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Essex Police defend reasons for M11 closure

Crime / Sat 18th Jun 2022 am30 06:11am

STATEMENT from Essex Police regarding M11 closure on Friday afternoon.

A spokesperson said: “We will provide an update separately on our main channels later when appropriate in relation to the incident which closed the #M11 earlier between #Harlow and #Stansted (effecting the northbound track only, with a brief closure of the southbound to facilitate Helimed movement) however we felt an explanation of some of the decisions behind the scenes may be beneficial in light of so many questions, comments and concerns on the main post.

Firstly, we never take the decision to close a motorway lightly, especially during Friday rush hour and in such extreme heat however we hope that everyone held up considers how they would want us to act if they or someone they love was effected and the answers you would want, with the best investigation possible, proportionate to and balanced with the seriousness of the incident.

This incident occurred at and between two different locations on the stretch of northbound M11 at and after the new junction 7A and as with most of our incidents, the scenes themselves also encompass marks on the road on the approach so cover long distances.

Below is a very basic summary of the relevant timeline for incident 669:

2.08pm – first call received for a multi-vehicle RTC with several land ambulances and the air ambulance attending.

2.13pm – a passing off-duty officer stops to assist.

2.15pm – traffic officers from around the county and National Highways are already on their way to the scene, a Roads Policing Sergeant is also now on his way to the scene to take charge and ensure any closures are necessary and closely reviewed. Officers from Stansted airport ensure airlines know passengers could be delayed arriving.

2.23pm – first traffic car approaches with a rolling road block to close the M11 just prior to J7 for Harlow to limit the amount of vehicles being trapped within the scene. Additional officers need to be found to prevent traffic joining northbound at J7/J7A.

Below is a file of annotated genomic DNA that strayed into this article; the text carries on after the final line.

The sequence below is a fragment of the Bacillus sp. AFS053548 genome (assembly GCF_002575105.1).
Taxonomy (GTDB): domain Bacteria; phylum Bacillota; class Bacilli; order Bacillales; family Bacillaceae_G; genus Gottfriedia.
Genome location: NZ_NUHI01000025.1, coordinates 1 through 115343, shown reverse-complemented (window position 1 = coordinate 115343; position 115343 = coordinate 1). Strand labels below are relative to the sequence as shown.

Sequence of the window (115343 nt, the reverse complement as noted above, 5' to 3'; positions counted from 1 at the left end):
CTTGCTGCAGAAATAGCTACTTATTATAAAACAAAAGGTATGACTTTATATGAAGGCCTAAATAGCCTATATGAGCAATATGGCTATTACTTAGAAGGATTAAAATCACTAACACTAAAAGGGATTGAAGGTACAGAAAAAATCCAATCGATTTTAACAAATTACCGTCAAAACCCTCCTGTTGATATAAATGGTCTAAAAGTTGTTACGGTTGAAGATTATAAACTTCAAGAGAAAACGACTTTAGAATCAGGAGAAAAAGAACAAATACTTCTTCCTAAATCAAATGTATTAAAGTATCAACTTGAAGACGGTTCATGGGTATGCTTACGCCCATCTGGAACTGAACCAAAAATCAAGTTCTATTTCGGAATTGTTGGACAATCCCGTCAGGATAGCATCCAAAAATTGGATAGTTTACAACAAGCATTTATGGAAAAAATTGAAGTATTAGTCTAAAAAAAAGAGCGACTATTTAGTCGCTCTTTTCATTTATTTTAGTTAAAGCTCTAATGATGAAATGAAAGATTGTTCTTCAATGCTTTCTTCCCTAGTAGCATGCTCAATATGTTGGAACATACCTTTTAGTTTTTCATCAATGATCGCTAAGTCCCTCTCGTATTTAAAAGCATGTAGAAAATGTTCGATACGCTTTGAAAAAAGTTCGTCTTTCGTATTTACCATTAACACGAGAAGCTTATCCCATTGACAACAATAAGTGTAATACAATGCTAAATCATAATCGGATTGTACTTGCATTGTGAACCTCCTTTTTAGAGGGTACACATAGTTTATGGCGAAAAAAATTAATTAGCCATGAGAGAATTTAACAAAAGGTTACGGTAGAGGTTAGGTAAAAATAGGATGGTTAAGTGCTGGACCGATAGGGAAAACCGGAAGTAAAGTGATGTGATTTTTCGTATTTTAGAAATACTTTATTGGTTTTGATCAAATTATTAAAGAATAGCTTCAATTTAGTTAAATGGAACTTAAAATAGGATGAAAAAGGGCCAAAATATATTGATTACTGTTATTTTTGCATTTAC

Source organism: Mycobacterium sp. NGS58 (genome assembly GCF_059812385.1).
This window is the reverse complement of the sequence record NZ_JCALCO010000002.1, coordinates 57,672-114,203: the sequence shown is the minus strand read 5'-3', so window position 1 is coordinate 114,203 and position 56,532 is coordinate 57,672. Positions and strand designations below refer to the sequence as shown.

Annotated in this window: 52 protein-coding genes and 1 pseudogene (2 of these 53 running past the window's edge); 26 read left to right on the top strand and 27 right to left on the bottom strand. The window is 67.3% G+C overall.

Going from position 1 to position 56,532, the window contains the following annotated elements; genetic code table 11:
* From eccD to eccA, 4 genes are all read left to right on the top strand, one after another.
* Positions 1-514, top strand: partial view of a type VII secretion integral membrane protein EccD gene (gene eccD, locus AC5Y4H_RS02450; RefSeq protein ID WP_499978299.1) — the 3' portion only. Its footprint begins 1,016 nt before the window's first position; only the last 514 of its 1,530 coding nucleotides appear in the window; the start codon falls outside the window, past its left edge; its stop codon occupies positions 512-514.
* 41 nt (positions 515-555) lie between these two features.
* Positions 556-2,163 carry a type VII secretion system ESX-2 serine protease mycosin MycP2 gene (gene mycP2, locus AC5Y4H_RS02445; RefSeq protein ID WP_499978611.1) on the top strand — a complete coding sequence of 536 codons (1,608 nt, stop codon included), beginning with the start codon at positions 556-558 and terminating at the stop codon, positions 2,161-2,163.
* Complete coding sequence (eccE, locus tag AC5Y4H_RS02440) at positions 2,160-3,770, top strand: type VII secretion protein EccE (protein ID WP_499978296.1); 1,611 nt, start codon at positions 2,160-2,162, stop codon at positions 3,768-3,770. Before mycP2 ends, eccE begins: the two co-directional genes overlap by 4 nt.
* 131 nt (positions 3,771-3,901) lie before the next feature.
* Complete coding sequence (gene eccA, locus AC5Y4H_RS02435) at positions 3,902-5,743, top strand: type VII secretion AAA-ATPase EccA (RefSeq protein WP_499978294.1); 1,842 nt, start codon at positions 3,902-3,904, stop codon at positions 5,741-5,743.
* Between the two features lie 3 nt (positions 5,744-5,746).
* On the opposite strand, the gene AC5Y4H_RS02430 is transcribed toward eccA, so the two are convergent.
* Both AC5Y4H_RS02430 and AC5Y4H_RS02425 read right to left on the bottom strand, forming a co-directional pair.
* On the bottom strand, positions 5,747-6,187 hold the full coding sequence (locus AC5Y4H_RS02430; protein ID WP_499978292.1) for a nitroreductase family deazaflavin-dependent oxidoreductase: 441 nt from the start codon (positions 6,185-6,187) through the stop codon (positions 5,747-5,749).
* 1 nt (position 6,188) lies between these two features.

2.25pm – Roads Policing Sgt arrives on scene and starts co-ordinating actions, quickly joined by colleagues who progress the initial investigation as quickly as possible whilst the Helimed Doctor and Paramedics work, assisted by land colleagues.

2.40pm – screens are requested as a possible means to partially open a lane(s) whilst we work however later cancelled as they wouldn’t arrive in time to make a difference.

3.05pm – officers on scene ask for updates to be passed to the public via social media re intentions and preparation to open a lane for trapped traffic

3.20pm – Highways officers trying to get to the scene and closures to assist inform us they are held up and hindered by members of the public blocking the hard shoulder and some even driving the wrong way along slip roads, with others reversing up the M11 onto the M25.

3.30pm – outside lane opened to release all traffic trapped after J7, traffic before J7 will have to wait or find their own diversion when later allowed to access J7 as the closure is moved forward slightly to facilitate.

3.50pm – all trapped traffic is now clear and on their way towards J8 (Stansted).